Besides the “traditional occupations in the enlarged domestic sphere,” including nurses in hospitals and clerical staff in businesses, Long Island nurtured women entrepreneurs and scientists. Alicia Patterson and her husband, Harry Guggenheim, bought the “remnants of a defunct newspaper in Hempstead in 1940 and started Newsday.” After her husband was recalled to the Navy in World War II, Patterson managed the paper alone and remained its editor after the war. “Under Patterson, Newsday grew into the largest suburban newspaper in the country,” Ms. Naylor writes.
    In science, Barbara McClintock, a geneticist who grew up in Brooklyn, joined the Cold Spring Harbor Laboratory in 1941. She received a Nobel Prize for her discoveries in 1983.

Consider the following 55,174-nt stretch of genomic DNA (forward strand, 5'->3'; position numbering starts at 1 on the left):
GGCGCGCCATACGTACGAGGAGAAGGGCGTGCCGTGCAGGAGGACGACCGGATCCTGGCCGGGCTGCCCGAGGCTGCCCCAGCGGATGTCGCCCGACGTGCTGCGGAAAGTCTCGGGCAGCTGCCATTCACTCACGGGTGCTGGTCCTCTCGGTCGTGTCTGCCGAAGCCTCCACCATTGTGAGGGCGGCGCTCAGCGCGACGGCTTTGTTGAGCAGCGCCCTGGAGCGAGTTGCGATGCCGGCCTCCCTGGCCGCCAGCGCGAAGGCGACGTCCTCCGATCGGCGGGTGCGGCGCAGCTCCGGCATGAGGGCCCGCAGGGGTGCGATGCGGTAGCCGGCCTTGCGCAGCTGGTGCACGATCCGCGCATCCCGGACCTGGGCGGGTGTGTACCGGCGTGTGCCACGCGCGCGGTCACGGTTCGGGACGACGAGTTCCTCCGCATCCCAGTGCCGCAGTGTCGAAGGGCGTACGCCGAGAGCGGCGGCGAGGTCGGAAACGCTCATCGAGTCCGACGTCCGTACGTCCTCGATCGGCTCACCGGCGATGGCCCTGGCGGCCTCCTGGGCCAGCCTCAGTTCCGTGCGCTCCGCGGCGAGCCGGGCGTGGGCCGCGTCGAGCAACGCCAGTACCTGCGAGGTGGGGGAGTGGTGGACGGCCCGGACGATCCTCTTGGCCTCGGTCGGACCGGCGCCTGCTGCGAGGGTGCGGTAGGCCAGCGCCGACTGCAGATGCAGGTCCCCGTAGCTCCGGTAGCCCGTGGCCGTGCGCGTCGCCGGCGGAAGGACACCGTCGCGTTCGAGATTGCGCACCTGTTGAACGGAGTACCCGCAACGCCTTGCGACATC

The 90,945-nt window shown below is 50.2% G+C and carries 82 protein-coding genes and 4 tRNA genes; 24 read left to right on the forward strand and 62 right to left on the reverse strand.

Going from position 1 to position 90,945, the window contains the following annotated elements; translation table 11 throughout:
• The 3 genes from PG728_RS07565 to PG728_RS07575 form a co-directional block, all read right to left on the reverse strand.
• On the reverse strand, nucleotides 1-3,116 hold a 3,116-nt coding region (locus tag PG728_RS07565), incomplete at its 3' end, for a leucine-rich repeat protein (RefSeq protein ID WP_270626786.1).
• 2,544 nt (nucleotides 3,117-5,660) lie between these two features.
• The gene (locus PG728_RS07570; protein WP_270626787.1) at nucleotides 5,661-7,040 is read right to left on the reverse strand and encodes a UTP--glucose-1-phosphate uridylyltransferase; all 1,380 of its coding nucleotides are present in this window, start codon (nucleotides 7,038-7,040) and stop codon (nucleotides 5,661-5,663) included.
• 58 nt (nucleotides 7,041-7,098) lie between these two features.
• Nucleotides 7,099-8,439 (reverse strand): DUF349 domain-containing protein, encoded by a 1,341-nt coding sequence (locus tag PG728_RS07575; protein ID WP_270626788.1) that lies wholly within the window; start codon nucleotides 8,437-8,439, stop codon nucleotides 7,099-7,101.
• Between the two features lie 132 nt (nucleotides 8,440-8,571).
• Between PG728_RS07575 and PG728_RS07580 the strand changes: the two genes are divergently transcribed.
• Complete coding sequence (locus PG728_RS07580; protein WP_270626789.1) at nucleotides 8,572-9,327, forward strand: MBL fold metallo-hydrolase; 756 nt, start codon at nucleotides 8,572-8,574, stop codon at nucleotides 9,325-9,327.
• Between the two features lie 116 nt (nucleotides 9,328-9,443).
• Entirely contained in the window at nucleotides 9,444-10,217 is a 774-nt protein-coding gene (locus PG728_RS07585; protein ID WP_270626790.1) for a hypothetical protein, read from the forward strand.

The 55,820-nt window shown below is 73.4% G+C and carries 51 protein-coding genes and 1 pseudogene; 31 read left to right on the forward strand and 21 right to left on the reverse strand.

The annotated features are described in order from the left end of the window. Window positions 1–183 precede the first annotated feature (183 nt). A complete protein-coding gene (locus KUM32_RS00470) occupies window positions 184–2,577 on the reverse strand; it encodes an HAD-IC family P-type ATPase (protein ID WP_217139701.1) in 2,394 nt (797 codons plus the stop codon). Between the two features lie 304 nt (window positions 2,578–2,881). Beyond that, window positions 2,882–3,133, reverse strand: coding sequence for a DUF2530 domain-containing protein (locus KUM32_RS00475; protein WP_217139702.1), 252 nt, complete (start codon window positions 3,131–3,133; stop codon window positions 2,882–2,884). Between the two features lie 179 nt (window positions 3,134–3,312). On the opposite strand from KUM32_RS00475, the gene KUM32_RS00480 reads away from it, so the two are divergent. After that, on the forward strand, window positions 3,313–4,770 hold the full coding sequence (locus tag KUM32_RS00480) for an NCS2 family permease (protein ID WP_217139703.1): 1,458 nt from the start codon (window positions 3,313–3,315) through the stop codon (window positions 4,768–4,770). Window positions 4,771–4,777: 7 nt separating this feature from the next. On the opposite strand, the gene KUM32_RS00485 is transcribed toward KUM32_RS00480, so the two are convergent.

Among the innovators who chose a course that knowingly placed their lives at risk were Long Island’s “Pioneering Pilots.” To this reader, their feats are the most dramatic of those discussed in this book, even though they were probably not uniquely long-lasting in promoting the field of aviation.
    During the first decade of the 1900s, early flights took place on Nassau County’s Hempstead Plains because the area was flat and treeless. Among the many aviators surveyed by the author, Bessica Raiche stands out: She was the first woman to fly over the Plains, in 1910, and was proclaimed the First Woman Aviator of America. These were among the activities that led to the development of Long Island’s aircraft industry. During World War II, about 30 percent of the employees at Grumman Aircraft in Bethpage were women and roughly 60 percent at Republic Aviation in Farmingdale.